It seems that most worthwhile stories set the stage, add dilemma, introduce an apparent solution, throw in an unexpected twist or two, create resolution, and teach a valuable lesson. If so, this one is worth the telling.
Set the stage: For as long as I can remember, I have loved to walk. I put hundreds of miles on my shoes every month. There was a period of ten consecutive years where I walked quite a bit less because I was either pregnant, or nursing, or both, and for 45 months (9 months, 5 times) during those years, I suffered from a morning sickness that couldn’t tell time. The experience has left me with some specific souvenirs, most notably a hearty gag reflex in response to certain sights, sounds, and tastes; but smells are definitely the worst. My biggest o-o (stands for ‘offending odor’ and I pronounce it uh-oh’) is rotting refuse.
The dilemma: Long daily walks are bound to take me past an occasional road kill or two and I try to hold my breath until most of the putrid problem is behind me. But the worst is trash day. My long walks take me through several neighborhoods and it seems that inevitably, no matter what day of the week it is, it is trash day in one or many of them! The streets are lined with containers of carnage; and the trash truck, the collection of all things contaminated, stirs it’s stench all around as it swirls and squishes what has been deposited – all the while passing me and stopping, passing me and stopping.
An apparent solution: When I lived on Oahu, I discovered a wonderful thing. I could pick up any plumeria flower off the ground and carry it with me. When I encountered an o-o I would hold the blossom under my nose and continue on my merry way.
A twist or two: The plumeria plan was effective and awesome until I moved off the island. I then found myself in a place without plumeria trees; a place with very little blooming at all. The open spaces were covered by what I called brushy cover- like ground cover, with a shape like brush. With no fragrant flower to carry, I modified my walks so as not to be ambushed by an o-o. I learned where the most dangerous ones were and how to avoid them.
One day I was out walking and my thoughts were interrupted by commotion in a parking lot up a slope to my right with about 12 feet of brushy cover between me and it. I looked up to see a car about 6 feet into the brushy cover with its nose down the slope and its back tires off the ground. A distraught grandfatherly figure, who was standing by the car, had apparently overshot his parking space and was being consoled by another man. The ruckus that had caught my attention was the back-up beep of a tow truck which had come to the rescue. The brushy cover was all bothered and broken under the weight of the car. All at once, I recognized a fresh and familiar fragrance that reminded me of bathed babies at bedtime… Lavender! The brushy cover that grew wildly all over everywhere was lavender!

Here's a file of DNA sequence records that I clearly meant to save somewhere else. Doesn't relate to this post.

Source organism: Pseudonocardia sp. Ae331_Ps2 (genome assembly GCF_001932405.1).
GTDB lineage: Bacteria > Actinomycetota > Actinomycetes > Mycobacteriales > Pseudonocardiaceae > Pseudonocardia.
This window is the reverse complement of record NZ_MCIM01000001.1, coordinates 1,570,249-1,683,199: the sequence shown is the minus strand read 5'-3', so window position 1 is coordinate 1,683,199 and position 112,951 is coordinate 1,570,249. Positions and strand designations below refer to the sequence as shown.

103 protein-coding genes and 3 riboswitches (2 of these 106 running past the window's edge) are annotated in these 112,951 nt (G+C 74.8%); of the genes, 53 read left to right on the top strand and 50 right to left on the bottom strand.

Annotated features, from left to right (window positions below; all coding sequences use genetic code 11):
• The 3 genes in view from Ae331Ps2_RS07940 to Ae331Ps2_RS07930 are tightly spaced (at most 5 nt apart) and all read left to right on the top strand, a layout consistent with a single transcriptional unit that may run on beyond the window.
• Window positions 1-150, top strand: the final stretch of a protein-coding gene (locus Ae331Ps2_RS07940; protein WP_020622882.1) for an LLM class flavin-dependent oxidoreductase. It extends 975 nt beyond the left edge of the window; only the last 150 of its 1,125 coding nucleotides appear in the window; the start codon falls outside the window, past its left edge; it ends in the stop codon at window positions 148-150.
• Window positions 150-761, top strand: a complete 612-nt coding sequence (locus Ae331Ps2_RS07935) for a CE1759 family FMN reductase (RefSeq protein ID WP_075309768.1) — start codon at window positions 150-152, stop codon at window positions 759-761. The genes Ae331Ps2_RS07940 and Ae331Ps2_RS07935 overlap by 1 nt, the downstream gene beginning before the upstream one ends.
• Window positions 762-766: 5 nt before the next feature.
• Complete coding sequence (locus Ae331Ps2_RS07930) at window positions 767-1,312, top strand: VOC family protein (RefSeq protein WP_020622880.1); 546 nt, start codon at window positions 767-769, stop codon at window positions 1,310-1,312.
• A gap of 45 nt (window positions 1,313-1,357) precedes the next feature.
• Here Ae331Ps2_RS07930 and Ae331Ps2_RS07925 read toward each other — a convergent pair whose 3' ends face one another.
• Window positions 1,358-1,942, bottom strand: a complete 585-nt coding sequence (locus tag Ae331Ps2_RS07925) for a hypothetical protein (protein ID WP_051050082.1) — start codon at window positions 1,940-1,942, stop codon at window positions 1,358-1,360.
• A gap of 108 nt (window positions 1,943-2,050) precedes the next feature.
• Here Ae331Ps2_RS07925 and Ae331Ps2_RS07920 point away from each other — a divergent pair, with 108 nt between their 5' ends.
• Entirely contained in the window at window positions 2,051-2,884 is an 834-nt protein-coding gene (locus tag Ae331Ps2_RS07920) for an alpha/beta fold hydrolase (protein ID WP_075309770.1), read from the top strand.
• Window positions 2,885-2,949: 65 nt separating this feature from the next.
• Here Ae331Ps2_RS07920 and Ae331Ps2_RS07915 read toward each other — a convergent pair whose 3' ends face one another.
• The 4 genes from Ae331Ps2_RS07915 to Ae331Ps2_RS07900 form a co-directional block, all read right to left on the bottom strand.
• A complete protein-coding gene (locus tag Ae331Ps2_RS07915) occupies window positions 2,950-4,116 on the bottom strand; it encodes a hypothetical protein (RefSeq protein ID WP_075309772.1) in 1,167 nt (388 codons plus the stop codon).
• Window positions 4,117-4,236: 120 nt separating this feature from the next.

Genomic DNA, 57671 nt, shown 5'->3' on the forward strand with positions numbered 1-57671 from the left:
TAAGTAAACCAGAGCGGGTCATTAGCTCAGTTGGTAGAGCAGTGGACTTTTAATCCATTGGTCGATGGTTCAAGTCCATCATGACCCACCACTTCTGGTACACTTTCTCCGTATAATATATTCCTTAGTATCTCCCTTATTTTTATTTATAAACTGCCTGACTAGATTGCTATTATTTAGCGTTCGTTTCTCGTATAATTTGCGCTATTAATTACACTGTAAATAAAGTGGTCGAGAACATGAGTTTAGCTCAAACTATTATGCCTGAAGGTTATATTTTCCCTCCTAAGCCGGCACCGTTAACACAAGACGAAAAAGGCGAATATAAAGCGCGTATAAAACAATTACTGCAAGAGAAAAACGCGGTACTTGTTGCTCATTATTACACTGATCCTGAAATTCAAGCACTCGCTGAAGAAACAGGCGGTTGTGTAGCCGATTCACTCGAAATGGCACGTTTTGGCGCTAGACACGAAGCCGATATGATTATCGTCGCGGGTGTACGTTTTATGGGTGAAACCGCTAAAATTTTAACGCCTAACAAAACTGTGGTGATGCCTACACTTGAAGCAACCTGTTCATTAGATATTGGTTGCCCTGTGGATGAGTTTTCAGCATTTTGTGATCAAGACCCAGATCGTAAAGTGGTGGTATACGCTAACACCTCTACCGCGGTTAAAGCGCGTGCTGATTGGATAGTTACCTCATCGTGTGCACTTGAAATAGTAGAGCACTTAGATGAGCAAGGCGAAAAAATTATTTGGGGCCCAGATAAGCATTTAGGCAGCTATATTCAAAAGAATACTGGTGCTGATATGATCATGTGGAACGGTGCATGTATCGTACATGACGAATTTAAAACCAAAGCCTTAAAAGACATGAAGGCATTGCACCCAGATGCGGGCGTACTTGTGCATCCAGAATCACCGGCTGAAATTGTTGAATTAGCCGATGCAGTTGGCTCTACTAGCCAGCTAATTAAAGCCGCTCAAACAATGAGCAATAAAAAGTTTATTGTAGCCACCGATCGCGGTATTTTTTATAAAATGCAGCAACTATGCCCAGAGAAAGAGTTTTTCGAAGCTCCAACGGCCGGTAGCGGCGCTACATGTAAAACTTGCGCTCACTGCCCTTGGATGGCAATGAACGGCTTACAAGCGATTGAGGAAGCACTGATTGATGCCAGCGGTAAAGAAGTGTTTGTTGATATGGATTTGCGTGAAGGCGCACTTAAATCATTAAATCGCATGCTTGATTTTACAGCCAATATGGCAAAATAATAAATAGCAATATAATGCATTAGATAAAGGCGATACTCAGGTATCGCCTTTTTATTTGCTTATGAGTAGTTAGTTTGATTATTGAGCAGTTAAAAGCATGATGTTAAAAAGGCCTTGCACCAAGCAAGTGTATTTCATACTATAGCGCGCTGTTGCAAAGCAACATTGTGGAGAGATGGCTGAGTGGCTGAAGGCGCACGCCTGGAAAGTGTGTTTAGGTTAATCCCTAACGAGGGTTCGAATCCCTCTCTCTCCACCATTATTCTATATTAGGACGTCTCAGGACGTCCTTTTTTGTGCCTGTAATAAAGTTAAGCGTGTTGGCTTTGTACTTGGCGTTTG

The Resolution: I couldn’t have ordered a more perfect replacement for the plumeria than lavender. I have carried it ever since. It is powerful enough to cover the strongest of stenches and plentiful enough to find wherever I go. Today was not trash day in my neighborhood, but I was greeted with the o-o of rotten refuse as the rubbish truck drove into the elementary school across from my house to empty the dumpsters. I smiled, rubbed the lavender I had in my hand, held it up to my nose, and reflected on that day when I realized what that brushy cover was. If it were not for that car which had bothered and broken the plants, I might still be oblivious about its worth to me.
A valuable lesson: And then it struck me… when I am broken and bothered because someone has driven into me with their words, attitudes or emotions, do I release a pleasing aroma? When I reveal what is truly inside of me, is it sweet? I had to grimace at that one. When I am broken and bothered, what oozes out of me is more likely to be an o-o, an offensive odor. That is not as it should be. When I am broken, I want Jesus to seep out. When I am bothered, I want to release the fragrance of Christ. I want to be a surprising breath of fresh air to someone when they least expect it. I want to be like lavender.